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This class was all about accents. There’s a number of different examples of these floating about the class, given that Ben’s Canadian, I’m Scottish and the group are Costa Ricans. Such exposure surely can’t be a bad thing.

Accentuate the difficulties

I actually can’t remember how the topic came up now, as my notes are not the most complete from this class. That said, I do know that they started talking about my accent versus the much more predominant US version in this part of the world. Well, I say US version, I don’t think I’ve met two Americans here with the same accent, but they all seem to get lumped together as US, in the same was that someone from Newcastle and London have a British accent (I, oddly, don’t, having it would seem, a Scottish accent, but I digress..).

And so the discussion continued, with the differences between the various English accents the group is familiar with being expanded and commented upon. You’ll be glad to know that ‘the Scottish accent’ is seemingly quite easy to follow, which I’ll take as a compliment to my language grading, as most native speakers tend to tell you otherwise (though that’s another debate about greater cultural issues). From here, I then asked the group to think about Costa Rica and decide upon the most difficult accents here. As usual, the Caribbean was highlighted as being particularly tricky.

But where are all the comparatives?

It would seem natural in a discussion comparing different things to use some language for comparison. Given that this wasn’t happening, I went for this as the emergent language. Indeed, in the whole discussion, the only attempted comparative structure was “they are closer to the border, they speak more Nicaraguan“, which certainly conveys the intended meaning, but not exactly 100% naturally. At this point, just as I was about to go over some lexical phrases for comparing, Freddy asked for clarification of the pattern of 2+ syllables taking “more”, while 1 syllable adjectives take “-er” when forming comparatives. We quickly went over this, as they seemed to know it, and discussed less clear-cut examples such as “fun” (it seems to get treated as a noun) and “handsome”, which someone pointed out seems to go both ways. I thus felt justified in my selection of comparatives as the emergent language and went on to present other ways of comparing.

When I work on comparative forms, I usually do it by sorting them into “a big difference”, “no difference” and “a small difference” with one or two other bits and pieces thrown in. We ended up with (there were accompanying examples but I don’t have a photo for this class):

A big difference + [comparative form]

  • considerably
  • a lot
  • a great deal
  • way

No difference

  • as [adjective] as
  • no [comparative form] than

A small difference + [comparative form]

  • slightly
  • a little
  • a bit
  • a little bit

We also went over sentence stress and register too and added further examples using the accents context established earlier and through reformulating some of their ideas at the board.

You should know this already, it’s in the pre-int book

Interestingly, for a group who’d you think would’ve had few problems with this area, they were unable to provide any modifying forms at all, such as “a little”, “a lot”, etc.  This is one aspect of teaching where Dogme really comes into its own in my opinion. The group would probably have tested at an intermediate or lower upper int level and be working with a textbook which would more than likely assume they knew such forms already. Well, they didn’t. Hence, expanding their range meant starting from there and then building. This is what emerged from the class and with no assumption on my part of any prior knowledge they ‘should have’ had. The focus on emergent language was thus specific to this group with their needs at that time and was, to my mind, more useful for them. Oh, grammar McNuggets, wherefore art thou?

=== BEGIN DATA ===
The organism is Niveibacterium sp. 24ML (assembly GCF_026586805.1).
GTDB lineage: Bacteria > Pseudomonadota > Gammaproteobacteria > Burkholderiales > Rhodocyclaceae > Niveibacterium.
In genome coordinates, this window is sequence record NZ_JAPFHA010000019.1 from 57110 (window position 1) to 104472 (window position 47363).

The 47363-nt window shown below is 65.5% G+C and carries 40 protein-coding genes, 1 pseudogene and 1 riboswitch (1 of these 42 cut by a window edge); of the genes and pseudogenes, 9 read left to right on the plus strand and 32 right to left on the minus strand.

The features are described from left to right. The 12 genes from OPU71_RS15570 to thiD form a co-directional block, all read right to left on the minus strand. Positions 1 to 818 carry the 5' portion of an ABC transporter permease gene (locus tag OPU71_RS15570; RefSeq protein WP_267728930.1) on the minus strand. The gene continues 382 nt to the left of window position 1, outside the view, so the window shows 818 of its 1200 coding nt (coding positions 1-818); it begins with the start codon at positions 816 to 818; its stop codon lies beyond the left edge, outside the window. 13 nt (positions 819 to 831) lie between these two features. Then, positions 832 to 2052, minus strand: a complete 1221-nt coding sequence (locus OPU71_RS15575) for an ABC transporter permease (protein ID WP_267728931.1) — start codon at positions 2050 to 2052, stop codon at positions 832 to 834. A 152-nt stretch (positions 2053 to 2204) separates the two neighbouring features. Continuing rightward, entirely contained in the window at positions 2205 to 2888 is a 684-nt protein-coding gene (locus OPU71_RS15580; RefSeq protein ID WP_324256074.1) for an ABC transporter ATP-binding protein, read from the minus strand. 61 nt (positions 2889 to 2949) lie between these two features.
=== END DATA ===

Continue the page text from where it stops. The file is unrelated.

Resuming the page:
Time to have heated a debate

To practise the structures, I asked the group to do 2 different activities

The first: write 5 sentences about different accents using the new language that they felt least sure of. They then had to read each their sentences to the group and justify them, with the others able to debate them using a comparative structure in some way.

The second is a bit more difficult

  1. With strips of paper, each person writes two things to compare, one on the left, one on the right, such as “Men / Women” or “Costa Rica / USA”.
  2. I take the strips and distribute them randomly, with each person having to argue that what they get is better in some way. Thus, if you get “men” and you’re a woman, you still have to argue that men are better in some way.
  3. I go over some simple and slightly exaggerated lexical phrases for refuting what’s been said, such as “you must be joking!” or “no way!”.
  4. The debates begin. Each time an appropriate comparative is used, I give it a tick at the board. When we get to, say, 5 ticks, that piece can’t be used again.
  5. When it seems a group has exhausted their debate, I give them another card to start again with.

This activity is always quite engaging and can really work well with the right group, though it can difficult and requires some imagination. Some groups just don’t go for it, but if you know your class you can get a feel for what they like and I think this class appreciated the challenge and we ended up spending about 20mins on it. There then followed some delayed error correction and clarification, and that was that. Home time, or in my case off to the pub for a ceviche and a chat, but it’s all ultimately the same thing..